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Beloved three-flippered sea turtle dies after nearly 20 years at National Aquarium in Baltimore

Calypso, a 500-pound green sea turtle who had delighted millions of visitors over nearly 20 years as the unofficial “queen” of the National Aquarium in Baltimore, died unexpectedly Sunday, the aquarium announced Monday. The cause of death is unknown.

The roughly 22-year-old female turtle was particularly recognizable for her missing front left flipper, which was amputated in a life-saving operation after becoming infected when she was stranded in the Long Island Sound in 2000. Weighing just 6 pounds at the time, she was rescued by the Riverhead Foundation for Marine Research and Preservation, according to the aquarium.

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Because of the operation, Calypso was deemed “non-releasable” by the National Oceanic and Atmospheric Administration and was relocated in 2002 to the aquarium, where she spent the rest of her life.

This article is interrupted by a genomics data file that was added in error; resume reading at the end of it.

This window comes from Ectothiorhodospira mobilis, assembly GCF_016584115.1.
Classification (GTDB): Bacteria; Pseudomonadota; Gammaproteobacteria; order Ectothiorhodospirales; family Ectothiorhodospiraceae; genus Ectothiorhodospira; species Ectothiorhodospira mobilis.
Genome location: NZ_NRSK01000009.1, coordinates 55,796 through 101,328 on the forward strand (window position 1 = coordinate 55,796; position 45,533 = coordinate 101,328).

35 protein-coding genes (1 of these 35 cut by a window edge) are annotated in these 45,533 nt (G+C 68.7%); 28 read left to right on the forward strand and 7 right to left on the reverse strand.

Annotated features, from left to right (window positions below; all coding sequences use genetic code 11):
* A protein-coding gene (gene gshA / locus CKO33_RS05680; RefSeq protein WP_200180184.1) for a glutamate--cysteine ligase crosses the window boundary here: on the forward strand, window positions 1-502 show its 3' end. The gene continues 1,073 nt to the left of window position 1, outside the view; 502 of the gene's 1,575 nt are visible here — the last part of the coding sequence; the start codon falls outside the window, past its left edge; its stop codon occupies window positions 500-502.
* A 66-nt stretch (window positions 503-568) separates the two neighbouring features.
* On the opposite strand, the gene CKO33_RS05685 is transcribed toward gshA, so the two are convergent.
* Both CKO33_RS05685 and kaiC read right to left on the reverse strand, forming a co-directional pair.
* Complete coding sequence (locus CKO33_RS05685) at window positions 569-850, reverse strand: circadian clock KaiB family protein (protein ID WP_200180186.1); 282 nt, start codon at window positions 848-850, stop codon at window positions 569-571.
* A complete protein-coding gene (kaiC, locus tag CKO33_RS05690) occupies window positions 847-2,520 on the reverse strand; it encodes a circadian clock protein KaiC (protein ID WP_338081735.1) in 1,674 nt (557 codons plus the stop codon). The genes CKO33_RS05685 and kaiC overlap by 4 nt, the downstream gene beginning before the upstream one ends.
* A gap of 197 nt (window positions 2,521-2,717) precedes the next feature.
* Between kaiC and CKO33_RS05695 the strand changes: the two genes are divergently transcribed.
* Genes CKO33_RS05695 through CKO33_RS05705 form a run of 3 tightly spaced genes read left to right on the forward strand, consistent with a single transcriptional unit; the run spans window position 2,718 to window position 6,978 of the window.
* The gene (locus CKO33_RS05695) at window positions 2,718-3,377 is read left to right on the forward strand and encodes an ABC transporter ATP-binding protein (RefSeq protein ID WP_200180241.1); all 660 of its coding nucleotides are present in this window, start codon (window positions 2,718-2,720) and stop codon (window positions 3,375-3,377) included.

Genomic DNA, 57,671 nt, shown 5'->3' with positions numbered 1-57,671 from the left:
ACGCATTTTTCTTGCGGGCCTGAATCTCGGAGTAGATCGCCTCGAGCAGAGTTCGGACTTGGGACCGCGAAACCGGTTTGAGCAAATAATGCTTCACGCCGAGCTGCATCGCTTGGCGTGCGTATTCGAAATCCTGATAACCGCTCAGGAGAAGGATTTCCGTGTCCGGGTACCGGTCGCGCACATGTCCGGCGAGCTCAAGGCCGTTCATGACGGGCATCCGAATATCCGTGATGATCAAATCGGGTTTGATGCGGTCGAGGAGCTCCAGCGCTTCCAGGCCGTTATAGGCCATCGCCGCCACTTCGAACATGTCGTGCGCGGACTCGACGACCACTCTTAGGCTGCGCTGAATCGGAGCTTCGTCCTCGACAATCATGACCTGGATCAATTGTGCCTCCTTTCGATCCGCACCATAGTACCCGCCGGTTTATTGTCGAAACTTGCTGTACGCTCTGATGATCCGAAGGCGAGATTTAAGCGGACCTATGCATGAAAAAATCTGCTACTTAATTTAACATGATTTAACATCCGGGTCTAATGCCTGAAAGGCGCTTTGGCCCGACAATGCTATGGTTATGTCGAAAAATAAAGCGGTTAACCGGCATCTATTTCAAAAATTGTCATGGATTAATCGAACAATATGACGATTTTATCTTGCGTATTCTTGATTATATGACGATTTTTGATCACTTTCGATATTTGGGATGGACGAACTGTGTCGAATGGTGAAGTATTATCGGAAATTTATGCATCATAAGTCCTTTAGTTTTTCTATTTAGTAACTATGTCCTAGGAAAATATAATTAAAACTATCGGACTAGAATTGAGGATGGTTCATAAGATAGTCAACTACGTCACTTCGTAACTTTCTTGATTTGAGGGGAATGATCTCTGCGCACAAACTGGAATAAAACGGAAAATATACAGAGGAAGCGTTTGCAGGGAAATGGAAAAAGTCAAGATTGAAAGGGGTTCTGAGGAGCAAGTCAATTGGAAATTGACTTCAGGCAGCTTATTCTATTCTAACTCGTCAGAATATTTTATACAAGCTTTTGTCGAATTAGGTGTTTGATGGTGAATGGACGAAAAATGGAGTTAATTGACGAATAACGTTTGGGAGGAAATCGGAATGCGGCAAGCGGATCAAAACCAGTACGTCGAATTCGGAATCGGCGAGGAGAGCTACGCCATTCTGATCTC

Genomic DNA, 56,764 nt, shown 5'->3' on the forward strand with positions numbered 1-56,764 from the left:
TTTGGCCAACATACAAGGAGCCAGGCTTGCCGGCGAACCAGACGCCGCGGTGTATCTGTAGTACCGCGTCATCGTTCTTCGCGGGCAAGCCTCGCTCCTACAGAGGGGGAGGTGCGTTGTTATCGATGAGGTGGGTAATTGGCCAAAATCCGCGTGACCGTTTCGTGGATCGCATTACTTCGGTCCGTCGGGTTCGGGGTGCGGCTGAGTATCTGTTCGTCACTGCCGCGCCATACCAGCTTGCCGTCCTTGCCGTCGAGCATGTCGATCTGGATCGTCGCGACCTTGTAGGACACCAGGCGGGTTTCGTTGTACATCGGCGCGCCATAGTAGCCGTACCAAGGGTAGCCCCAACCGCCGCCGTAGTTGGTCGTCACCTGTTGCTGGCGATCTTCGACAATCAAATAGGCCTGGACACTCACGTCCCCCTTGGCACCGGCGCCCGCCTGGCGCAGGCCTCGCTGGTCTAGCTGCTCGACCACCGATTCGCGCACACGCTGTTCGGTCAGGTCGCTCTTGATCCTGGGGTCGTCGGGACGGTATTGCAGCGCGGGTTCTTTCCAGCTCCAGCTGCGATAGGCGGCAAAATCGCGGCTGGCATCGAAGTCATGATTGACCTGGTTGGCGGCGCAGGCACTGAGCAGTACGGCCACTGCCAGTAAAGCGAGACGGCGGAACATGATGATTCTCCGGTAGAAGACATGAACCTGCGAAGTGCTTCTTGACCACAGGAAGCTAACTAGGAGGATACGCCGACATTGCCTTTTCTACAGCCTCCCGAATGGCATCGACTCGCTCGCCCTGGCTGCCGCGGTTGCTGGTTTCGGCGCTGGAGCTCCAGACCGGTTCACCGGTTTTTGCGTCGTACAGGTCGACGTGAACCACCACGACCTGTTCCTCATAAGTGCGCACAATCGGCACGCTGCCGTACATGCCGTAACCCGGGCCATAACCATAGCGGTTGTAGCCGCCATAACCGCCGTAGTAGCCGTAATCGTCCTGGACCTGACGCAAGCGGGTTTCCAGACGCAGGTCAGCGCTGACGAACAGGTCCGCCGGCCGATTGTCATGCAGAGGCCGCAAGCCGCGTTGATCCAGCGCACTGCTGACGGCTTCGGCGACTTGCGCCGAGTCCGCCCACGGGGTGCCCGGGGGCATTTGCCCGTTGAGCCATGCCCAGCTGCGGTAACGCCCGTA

Calypso, who had been in good health throughout her life, “displayed no clear signs of illness or distress in the days leading up to her death,” the aquarium said.

A necropsy will be performed to determine the cause of death.

“Calypso will be profoundly missed by Aquarium staff, volunteers, and visitors alike,” the aquarium said on Twitter. “For years, Calypso has been an Aquarium icon who encapsulated the wonder of the ocean for the millions who had the opportunity to see her — and did the same for the staff who saw her daily. She has always inspired love, affection and deep respect. We thank you for your compassion and well wishes as we mourn her passing.”

Condolences poured in, with visitors sharing their memories of seeing Calypso swimming with rays and various other marine animals in the aquarium’s Wings in the Water and Blacktip Reef exhibits. She was the first to enter Blacktip Reef when the new exhibit replaced Wings in the Water in 2013.

“I will miss seeing her,” one wrote.

Another said Calypso’s death was “incredibly sad” and called her “one of Baltimore’s Crown Jewels.”

A third called her “a magnificent ambassador” and shared condolences with the staff and the Baltimore community.

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“Calypso was a highlight of my visit in 2013,” she said.

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